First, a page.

3.6 min read
Share Post:

The National Safety Council estimates 38,300 people were killed and 4.4 million injured on U.S. roads in 2015, which saw the largest one-year percentage increase in half a century. This will make 2015 the deadliest year on U.S. roads since 2007. The number of injuries and the costs associated with traffic accidents also rose significantly, according to estimates from NSC’s statistics department. Nearly 2.3 million “serious injuries,” which the NSC defines as those requiring medical consultation, were sustained during the six-month period January through June 2015, up 30 percent when compared with the first half of 2014. In a similar upward trend, the estimated costs of these crashes—including medical expenses, wage and productivity losses and property damage—increased 24 percent, to roughly $152 billion.

All of this despite ongoing, year over year, automotive safety advances. It is safe to say that automobiles are safer today than they have ever been. (Or, are they?)


Meanwhile, commercial passenger air travel in the U.S. has not had a single death in over seven years. (All of this despite ongoing, year over year, air safety advances) It is safe to say that commercial air travel is safer today than it has ever been. Why then are we not seeing annual decreases in highway injuries and related costs like we are in air travel? Airliners are safer, automobiles are safer, what is the difference?

Turns out the FAA discovered years ago that we need to go beyond mechanical safety improvements. Research and analysis conducted by the NTSB and FAA identified several other contributing factors, such as procedures that were no longer followed, standards that were ignored over time. The FAA implemented regular training and re-exposure programs aimed at maintaining crew compliance with standards, continuous improvement, and holding skill levels.

Most of us go through drivers training when we are about fifteen years old, (pass the test) then never take another class for the rest of our lives. This contrasts greatly with acquiring a pilot’s license. Of course there is also initial training and a test, but that is where the similarity ends. Ongoing training designed to maintain compliance with standards, keep skill levels, make improvements, is required on a regular basis. (Many in the aviation community call the pilot license, a license to learn) Most pilots take this ongoing training and improvement process very seriously, and believe it to be an important key to maintaining air safety. We have established an expectation and culture in the aviation community revolving around safety, following standards and continuous improvement. It has become quite pervasive and in stark contrast to the culture on the road.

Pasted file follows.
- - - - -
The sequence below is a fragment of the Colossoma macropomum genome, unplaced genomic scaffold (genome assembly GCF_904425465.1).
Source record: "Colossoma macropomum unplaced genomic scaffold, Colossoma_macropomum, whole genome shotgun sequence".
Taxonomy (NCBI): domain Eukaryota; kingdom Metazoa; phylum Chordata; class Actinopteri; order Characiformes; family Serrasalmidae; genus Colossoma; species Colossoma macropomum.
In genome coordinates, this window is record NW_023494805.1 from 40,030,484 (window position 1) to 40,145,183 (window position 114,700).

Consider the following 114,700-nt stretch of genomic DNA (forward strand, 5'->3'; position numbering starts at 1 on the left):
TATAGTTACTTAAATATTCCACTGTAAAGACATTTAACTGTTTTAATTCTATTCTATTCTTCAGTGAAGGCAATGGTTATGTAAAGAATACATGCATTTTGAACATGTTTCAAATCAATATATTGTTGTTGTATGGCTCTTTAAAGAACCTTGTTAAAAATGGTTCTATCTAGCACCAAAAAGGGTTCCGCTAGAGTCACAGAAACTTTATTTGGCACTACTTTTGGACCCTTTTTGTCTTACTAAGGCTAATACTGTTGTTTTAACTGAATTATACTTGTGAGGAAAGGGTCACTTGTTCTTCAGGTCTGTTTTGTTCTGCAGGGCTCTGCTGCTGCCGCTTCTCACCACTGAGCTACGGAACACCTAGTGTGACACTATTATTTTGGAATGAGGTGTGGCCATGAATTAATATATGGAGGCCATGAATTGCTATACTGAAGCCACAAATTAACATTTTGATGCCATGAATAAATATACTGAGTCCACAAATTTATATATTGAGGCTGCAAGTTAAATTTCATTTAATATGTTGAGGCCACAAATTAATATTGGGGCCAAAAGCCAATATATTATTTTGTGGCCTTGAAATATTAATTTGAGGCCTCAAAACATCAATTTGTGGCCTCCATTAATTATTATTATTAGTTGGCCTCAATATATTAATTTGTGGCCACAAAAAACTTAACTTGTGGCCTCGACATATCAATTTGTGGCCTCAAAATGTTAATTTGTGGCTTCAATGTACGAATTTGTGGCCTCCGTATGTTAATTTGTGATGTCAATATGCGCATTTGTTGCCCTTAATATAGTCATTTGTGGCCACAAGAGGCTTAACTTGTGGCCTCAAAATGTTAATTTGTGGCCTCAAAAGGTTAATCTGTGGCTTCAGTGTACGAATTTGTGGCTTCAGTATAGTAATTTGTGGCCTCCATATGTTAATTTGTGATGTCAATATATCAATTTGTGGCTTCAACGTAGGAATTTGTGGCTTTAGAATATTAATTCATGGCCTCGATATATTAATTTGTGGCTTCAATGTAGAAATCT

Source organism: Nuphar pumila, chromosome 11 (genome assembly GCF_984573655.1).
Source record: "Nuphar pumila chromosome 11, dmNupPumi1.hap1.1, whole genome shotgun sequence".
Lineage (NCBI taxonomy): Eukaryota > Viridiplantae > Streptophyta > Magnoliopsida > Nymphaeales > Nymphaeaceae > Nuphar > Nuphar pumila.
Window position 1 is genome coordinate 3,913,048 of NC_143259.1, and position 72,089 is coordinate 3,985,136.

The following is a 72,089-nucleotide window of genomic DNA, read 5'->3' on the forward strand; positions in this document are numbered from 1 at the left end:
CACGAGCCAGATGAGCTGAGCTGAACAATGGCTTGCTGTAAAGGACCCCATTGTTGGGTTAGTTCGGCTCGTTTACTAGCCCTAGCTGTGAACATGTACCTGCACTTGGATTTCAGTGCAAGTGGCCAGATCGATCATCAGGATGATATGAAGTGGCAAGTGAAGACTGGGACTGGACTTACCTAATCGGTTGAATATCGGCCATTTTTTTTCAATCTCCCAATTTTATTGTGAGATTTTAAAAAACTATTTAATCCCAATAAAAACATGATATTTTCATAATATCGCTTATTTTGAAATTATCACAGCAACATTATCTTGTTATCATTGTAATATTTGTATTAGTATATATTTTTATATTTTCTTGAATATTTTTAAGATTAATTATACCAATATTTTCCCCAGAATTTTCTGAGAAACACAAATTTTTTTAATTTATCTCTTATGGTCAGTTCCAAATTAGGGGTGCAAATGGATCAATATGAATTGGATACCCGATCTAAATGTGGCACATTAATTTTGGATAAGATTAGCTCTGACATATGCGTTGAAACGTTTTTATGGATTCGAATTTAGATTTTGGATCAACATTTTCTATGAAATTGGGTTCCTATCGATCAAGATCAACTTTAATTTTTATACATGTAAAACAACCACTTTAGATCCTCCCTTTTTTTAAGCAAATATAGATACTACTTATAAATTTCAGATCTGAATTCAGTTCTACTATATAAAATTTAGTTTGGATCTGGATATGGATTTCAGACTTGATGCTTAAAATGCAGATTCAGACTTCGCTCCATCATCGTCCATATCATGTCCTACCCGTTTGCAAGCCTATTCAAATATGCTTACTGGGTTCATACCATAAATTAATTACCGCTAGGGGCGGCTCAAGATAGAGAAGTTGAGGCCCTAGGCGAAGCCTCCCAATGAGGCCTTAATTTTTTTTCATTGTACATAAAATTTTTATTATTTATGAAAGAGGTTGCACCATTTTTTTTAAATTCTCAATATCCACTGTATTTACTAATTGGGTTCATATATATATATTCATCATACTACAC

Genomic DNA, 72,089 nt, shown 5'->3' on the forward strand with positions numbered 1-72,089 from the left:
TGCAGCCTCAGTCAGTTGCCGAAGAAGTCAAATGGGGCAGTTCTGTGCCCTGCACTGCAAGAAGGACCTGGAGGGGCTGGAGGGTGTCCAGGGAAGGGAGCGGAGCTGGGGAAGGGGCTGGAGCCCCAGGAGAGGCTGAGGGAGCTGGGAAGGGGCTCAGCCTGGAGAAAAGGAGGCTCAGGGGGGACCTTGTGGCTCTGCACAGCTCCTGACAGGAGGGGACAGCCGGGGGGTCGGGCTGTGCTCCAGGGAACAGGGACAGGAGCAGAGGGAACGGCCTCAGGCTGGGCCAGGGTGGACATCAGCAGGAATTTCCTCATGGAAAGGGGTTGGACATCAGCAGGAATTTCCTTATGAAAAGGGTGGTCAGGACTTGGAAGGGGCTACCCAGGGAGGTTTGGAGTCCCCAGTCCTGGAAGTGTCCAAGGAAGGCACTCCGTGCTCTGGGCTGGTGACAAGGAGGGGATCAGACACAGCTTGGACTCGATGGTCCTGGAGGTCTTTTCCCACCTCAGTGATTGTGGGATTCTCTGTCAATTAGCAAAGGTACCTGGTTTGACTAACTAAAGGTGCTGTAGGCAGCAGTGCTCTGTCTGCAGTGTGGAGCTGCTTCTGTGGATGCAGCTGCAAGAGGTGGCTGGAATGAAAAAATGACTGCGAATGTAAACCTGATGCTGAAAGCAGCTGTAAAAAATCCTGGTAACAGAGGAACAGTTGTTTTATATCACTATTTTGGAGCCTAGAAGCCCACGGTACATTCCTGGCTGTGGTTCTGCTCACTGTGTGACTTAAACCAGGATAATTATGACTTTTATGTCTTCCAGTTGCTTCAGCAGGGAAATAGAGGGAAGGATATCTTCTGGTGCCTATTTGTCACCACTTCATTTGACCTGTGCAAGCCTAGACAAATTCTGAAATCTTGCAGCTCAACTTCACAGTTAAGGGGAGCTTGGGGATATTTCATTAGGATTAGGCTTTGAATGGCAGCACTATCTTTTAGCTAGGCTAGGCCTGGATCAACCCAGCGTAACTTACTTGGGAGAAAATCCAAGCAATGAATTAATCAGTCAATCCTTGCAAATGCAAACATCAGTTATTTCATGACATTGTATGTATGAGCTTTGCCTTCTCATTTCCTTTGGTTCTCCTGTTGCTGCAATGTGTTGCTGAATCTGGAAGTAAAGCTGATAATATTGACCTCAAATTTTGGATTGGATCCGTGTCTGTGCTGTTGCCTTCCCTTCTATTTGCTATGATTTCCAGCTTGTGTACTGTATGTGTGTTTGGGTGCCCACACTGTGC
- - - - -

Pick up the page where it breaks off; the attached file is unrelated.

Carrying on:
Studies also suggest that standards are not being followed when driving. It is not a failure of the initial training, it is failure to continue to comply with the standards and safe practices when it comes to distractions (texting while driving, etc.) Drivers are certified and technically competent. However they become complacent and believe they can get the same result they have in the past, safe driving, while texting.

On the road our skills erode, we become complacent and distracted. In the air, we do not. This is the big difference, and the numbers really reflect it.

The aviation industry is one of the best examples of the power and benefits of continuous improvement and the first lean principal – Create a Learning Organization. For most of us in the United States, driving a car will be the most dangerous activity we will ever engage in. It is time we recognize the most important safety component in the vehicle, the person behind the wheel, and start our own continuous improvement process?

Lean Learning Center
The Lean Learning Center was founded in 2001 to address the gaps and barriers that are holding back companies from successful and sustainable lean transformation. In addition to the advanced curriculum, the Center has developed a learning environment designed specifically for adult learning utilizing techniques that include discovery simulations, case studies, personal planning, and reflection – ultimately engaging people at a deep and personal level. We bring our unique lean understanding in creative ways to executives, managers, supervisors, change agents and front-line employees.

[schema type=”organization” orgtype=”Organization” url=”” name=”Lean Learning Center” street=”200 Kirts Blvd. Suite A” city=”Troy” state=”MI” postalcode=”48084″ country=”US” email=”[email protected]” phone=”248-906-8605″]